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Wednesday, April 16, 2014
Was it a stroke?
Ref my mother, 69 yoa wf, suppose to have had a stroke, I wonder more about MS. Tell me what you think of this MRI report: Multiplanar MRI exam w/o contrast. There are multifocal white matter lesions including a confluent left periventricular lesion image #16 series 71 measuring up to 2.1 cm in long axis. There is no assosciated mass effect. There are white matter lesions that extend from the subcortical region to the periventricular location. There are scattered bilateral pontine foci of increased signal. There is no diffusion abnormality to suggest recent ishemia. Ventricles, sulci and cisterns otherwise are within mornal limits for patients age. Flow void is present within the central intracranial vessels without detected aneurysm. FINDINGS: Extensive and somewhat asymmetric white matter abnomality which is snospecific and may be sequela of small vessel ischemic change without demyelinating process. There appear to be no associated mass effect. No MRI evidence of recent ischemia. I am not a doctor just well read and I know that the demyelinating is what they look for in MS. Is there anything else you read that may still point to it? Also, doesn`t this say, she didn`t have a stroke? Thank you for your time.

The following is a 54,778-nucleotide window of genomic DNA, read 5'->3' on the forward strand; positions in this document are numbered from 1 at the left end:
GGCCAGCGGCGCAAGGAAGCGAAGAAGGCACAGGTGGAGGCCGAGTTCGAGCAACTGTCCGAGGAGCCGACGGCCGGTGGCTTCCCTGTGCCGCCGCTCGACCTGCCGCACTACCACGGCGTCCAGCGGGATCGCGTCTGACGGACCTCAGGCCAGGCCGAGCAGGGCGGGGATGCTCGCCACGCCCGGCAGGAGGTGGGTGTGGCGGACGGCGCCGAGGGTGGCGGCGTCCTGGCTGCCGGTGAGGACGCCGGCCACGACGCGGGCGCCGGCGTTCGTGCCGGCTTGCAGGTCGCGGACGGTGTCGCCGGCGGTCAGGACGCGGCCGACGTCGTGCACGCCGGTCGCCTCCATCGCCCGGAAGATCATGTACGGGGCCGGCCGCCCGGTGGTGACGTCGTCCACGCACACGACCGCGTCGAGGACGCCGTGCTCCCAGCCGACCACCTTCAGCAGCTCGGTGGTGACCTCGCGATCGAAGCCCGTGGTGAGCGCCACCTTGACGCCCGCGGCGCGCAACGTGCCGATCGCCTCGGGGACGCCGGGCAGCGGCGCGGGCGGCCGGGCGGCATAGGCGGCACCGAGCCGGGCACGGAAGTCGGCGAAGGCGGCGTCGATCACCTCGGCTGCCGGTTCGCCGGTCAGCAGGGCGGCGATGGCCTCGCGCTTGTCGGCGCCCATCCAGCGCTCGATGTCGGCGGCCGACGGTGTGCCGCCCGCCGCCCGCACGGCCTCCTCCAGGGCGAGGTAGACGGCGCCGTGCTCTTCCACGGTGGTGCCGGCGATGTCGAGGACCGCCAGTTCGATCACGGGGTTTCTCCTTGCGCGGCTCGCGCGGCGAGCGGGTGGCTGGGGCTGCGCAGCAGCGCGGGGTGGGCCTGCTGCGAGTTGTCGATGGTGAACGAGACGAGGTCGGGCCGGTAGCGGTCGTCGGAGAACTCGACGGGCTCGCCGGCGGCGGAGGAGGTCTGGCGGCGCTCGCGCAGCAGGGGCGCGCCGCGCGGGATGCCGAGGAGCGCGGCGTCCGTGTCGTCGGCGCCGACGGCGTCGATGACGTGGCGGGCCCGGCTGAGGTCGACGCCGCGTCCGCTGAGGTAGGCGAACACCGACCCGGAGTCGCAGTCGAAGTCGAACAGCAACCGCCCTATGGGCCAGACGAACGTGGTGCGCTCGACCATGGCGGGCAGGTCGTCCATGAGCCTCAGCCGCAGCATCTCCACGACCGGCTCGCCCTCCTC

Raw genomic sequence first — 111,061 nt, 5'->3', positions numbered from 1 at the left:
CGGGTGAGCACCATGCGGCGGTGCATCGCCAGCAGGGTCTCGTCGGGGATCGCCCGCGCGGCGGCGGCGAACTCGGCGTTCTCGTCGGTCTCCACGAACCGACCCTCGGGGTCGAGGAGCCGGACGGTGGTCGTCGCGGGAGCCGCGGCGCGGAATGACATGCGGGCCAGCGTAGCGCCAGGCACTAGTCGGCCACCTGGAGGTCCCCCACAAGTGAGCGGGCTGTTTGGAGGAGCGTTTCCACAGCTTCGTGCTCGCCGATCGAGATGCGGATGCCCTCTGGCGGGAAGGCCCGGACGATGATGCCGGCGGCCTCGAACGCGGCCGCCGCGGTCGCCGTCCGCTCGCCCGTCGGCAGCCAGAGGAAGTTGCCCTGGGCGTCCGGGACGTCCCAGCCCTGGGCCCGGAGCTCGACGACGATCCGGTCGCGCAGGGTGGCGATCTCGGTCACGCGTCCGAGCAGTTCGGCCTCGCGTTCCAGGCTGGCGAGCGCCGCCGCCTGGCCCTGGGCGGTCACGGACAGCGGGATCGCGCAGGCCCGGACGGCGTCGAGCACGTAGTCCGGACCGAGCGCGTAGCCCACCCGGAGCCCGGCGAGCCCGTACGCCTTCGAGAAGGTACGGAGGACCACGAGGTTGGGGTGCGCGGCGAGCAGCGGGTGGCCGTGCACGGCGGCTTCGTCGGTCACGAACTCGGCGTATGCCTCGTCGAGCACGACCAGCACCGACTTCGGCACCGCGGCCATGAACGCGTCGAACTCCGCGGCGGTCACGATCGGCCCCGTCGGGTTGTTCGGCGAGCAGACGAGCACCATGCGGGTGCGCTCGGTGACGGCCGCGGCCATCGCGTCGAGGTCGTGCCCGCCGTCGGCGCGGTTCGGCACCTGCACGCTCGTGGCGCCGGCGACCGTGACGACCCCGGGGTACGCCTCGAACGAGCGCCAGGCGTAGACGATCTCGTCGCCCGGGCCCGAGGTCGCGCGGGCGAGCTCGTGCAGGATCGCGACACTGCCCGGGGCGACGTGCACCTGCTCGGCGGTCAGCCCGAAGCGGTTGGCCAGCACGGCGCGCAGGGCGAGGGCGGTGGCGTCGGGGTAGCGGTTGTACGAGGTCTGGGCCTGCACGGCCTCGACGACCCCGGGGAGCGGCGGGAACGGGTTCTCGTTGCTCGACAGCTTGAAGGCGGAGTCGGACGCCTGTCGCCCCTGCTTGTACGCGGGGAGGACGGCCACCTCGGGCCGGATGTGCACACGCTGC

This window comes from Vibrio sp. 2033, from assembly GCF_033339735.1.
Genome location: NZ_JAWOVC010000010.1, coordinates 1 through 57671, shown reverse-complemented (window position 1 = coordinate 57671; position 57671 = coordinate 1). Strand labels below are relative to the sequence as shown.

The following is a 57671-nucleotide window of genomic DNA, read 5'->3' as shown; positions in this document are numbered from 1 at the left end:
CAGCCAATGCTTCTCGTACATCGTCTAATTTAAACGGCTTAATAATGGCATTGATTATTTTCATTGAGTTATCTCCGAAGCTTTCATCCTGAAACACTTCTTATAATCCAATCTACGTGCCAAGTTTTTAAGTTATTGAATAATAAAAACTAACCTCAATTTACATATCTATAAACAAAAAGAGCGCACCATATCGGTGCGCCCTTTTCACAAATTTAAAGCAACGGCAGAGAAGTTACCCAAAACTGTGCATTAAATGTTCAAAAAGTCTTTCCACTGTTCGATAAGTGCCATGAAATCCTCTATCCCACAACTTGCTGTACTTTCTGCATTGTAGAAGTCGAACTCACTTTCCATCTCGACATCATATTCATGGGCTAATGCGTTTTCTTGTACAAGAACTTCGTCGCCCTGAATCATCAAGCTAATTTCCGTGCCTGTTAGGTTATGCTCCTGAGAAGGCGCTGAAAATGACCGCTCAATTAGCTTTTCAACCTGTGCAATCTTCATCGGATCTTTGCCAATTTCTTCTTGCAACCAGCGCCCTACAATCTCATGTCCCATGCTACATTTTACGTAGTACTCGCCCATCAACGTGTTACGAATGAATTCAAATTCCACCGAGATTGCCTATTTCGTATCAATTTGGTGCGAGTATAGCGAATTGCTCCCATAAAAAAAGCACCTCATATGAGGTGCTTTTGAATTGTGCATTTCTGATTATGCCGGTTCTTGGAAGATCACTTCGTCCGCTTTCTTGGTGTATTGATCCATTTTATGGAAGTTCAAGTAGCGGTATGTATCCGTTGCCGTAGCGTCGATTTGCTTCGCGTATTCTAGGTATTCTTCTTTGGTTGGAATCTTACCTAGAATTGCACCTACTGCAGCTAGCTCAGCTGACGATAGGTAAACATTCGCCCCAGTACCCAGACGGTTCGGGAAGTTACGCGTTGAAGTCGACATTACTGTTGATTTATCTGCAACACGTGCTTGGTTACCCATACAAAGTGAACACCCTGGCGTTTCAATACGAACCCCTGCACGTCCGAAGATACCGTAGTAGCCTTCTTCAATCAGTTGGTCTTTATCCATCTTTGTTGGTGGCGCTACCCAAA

This question has been answered previously (see "Help Interpreting MRI result" answered 9/14). In this answer, I discussed the significance of periventricular white matter abnormalities on MRI, as well as what a stroke is. The link below will connect you to that answer. You can also return to the Ask an Expert page and use the "Search" option to find information from related questions.
MS is a disease that tends to occur in much younger patients. It is unlikely that someone 69 years old would have MS as a new diagnosis.
You did not describe your mother's symptoms, so I cannot comment on whether they are consistent with stroke. Typically, stroke symptoms are of sudden onset, whereas MS or other diseases tend to come on more gradually.
Feel free to write back if you still have questions or need an explanation.
Brett Kissela, MD
Assistant Professor of Neurology
Director, Neurology Residency Program
College of Medicine
University of Cincinnati